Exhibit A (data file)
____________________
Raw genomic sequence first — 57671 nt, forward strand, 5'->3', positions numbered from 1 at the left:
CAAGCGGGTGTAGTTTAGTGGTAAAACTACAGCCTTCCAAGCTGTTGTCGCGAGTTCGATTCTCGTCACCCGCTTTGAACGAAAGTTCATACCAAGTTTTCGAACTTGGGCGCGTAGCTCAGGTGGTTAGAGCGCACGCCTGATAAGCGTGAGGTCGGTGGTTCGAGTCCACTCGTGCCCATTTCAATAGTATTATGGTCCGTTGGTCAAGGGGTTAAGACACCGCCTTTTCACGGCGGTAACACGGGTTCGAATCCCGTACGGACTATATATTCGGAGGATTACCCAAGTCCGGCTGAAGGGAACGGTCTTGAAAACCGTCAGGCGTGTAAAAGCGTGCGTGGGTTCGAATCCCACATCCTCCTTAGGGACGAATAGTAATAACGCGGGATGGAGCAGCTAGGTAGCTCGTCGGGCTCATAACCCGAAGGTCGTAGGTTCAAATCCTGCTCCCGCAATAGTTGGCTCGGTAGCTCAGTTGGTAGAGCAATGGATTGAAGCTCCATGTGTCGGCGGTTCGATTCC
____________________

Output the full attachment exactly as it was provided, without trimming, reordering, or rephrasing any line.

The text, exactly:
Raw genomic sequence first — 57671 nt, forward strand, 5'->3', positions numbered from 1 at the left:
CAAGCGGGTGTAGTTTAGTGGTAAAACTACAGCCTTCCAAGCTGTTGTCGCGAGTTCGATTCTCGTCACCCGCTTTGAACGAAAGTTCATACCAAGTTTTCGAACTTGGGCGCGTAGCTCAGGTGGTTAGAGCGCACGCCTGATAAGCGTGAGGTCGGTGGTTCGAGTCCACTCGTGCCCATTTCAATAGTATTATGGTCCGTTGGTCAAGGGGTTAAGACACCGCCTTTTCACGGCGGTAACACGGGTTCGAATCCCGTACGGACTATATATTCGGAGGATTACCCAAGTCCGGCTGAAGGGAACGGTCTTGAAAACCGTCAGGCGTGTAAAAGCGTGCGTGGGTTCGAATCCCACATCCTCCTTAGGGACGAATAGTAATAACGCGGGATGGAGCAGCTAGGTAGCTCGTCGGGCTCATAACCCGAAGGTCGTAGGTTCAAATCCTGCTCCCGCAATAGTTGGCTCGGTAGCTCAGTTGGTAGAGCAATGGATTGAAGCTCCATGTGTCGGCGGTTCGATTCC